Liberal Alex inveighs against his parents' racism. He excoriates his mother's insincere and patronizing attitude to Dorothy, the African American maid. As for his father, an insurance salesman, he offers this description:
He lurks about where the husbands sit out in the sunshine, trying to extract a few thin dimes from them before they have drunk themselves senseless on their bottles of "Morgan Davis" wine; he emerges from alleyways like a shot to catch between home and church the pious cleaning ladies, who are off in other people's houses during the daylight hours of the week, and in hiding from him on weekday nights. "Uh-oh," someone cries, "Mr Insurance Man here!" and even the children run for cover—the children, he says in disgust, so tell me, what hope is there for these niggers' ever improving their lot?
The coarseness of his father incenses Alex: "And I tell you, if he ever uses the word nigger in my presence again, I will drive a real dagger into his fucking bigoted heart!"
It's ironic that at the very moment Portnoy is decrying irrational hatred for others he is indulging in it as well. His 274-page oration reveals an individual teeming with resentment toward Poles, Irishmen, Puerto Ricans, Chinese, Italians, gays, women, all gentiles and, of course, Blacks. Such sentiments, needless to say, are surprising coming from liberal Alex. Norman Podhoretz, in a controversial essay, once confessed that "we white Americans are . . . so twisted and sick in our feelings about Negroes." Via Alex, Roth demonstrates the contradictions of racial liberalism; he manages to draw our attention to a real crack and malignancy in the Jewish American psyche.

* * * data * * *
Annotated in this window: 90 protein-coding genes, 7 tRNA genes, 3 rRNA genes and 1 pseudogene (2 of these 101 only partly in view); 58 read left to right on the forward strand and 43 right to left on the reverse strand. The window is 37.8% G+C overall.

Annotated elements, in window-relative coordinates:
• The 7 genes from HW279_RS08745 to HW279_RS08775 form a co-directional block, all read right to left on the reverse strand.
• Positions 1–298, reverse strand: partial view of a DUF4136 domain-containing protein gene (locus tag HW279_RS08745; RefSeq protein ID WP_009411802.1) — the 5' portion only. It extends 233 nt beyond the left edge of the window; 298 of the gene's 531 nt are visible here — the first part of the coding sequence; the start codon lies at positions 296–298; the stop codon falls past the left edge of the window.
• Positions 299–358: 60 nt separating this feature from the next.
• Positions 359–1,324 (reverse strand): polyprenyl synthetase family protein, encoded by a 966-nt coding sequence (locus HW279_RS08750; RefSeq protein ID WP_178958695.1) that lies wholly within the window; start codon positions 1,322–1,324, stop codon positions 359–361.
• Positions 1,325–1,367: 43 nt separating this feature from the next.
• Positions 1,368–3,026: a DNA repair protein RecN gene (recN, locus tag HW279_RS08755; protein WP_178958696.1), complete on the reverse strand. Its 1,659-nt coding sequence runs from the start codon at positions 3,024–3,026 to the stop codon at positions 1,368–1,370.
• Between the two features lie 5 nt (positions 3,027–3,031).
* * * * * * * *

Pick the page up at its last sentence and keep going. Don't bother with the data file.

More evidence of how some Jews really feel about Blacks surfaces in a short piece entitled "On the Air." John Updike, Roth proudly recalls, once described it as "a truly disgusting story." The narrative, such as it is, centers on one M. Lippman, a Jewish talent agent, intent on convincing Albert Einstein to host a radio show. "Mostly I represent colored," Lippman informs Einstein in a meandering letter. He references two tap dancers he works with ("Buck and Wing"). Lippman boasts that he is helping these young men "to raise themselves into a respectable life."
Then we hear Lippman's inner thoughts: "Who were Buck and Wing when he found them? . . . They were two dumb nigger kids giving ten-cent shines outside his shoe store." Later on Lippman muses: "All he had set out to do was to take two little jigaboos who could already tap-dance better than they could walk, and teach them to do it without saying 'shee-yit' every word. And to get the lice off them." By the time we learn that Lippman taught them "to eat a piece of watermelon with a knife and a fork," the story has vindicated Updike's verdict.
The fictional Jews in these Roth tales are every bit as bigoted toward African Americans as their white gentile counterparts. The question is, why?